MILAN (Reuters) - Italy registered 11,705 new coronavirus cases on Sunday, the health ministry said, up from the previous record of 10,925 posted the day before, as the government prepares fresh measures to battle a second wave of the disease.
Italy was the first country in Europe to be hit hard by COVID-19 and has the second-highest death toll in the region after Britain, with 36,543 fatalities since the outbreak flared in February, according to official figures.
Authorities had managed to get contagion largely under control by the summer thanks to a rigid two-month nationwide lockdown but as a second wave has emerged, they have ordered new measures, including mandatory mask wearing in public and restrictions on public gatherings and restaurants.
Prime Minister Giuseppe Conte is due to announce further measures later on Sunday.
COVID-related deaths on Sunday increased to 69, up from 47 the day before, the ministry said - far fewer than at the height of the pandemic in Italy in March and April, when daily fatalities peaked at more than 900.
The number of intensive care cases reached 750 on Sunday from 705 on Saturday after hitting a low of around 40 in the second half of July.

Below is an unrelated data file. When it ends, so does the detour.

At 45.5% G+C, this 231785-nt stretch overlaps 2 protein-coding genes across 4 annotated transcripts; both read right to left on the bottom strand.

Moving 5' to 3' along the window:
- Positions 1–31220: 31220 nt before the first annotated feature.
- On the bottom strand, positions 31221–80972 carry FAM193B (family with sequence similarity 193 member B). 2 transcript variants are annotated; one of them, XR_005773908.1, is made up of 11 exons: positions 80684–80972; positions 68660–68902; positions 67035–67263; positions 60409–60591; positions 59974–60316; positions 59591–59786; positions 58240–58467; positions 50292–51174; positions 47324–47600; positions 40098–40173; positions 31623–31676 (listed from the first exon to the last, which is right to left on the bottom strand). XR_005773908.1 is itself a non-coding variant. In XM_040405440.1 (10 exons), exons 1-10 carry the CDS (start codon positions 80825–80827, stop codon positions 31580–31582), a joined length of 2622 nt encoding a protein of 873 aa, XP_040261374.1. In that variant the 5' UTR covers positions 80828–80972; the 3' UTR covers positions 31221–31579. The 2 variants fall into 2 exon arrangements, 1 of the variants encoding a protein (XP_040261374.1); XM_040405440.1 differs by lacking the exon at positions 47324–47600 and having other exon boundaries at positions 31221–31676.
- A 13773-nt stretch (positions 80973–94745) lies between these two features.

Ministers have ruled out a repeat of the lockdown imposed at the start of the crisis but officials have looked at a range of alternative measures to reduce social contact.
Transport Minister Paola De Micheli said on Sunday the government was not considering a France-style curfew but said schools and companies would be asked to adopt a staggered timetable to avoid congestion on public transport.
Stricter measures have been already imposed in some of the hardest-hit regions, including Campania around Naples, which has closed schools for two weeks.
As a part of a new 40 billion euros stimulus package the government approved in its 2021 budget, Rome will set up a 4 billion euro fund to compensate companies which have been worst hit by coronavirus restrictions.
(Reporting by Elvira Pollina; Editing by Kevin Liffey and Alexandra Hudson)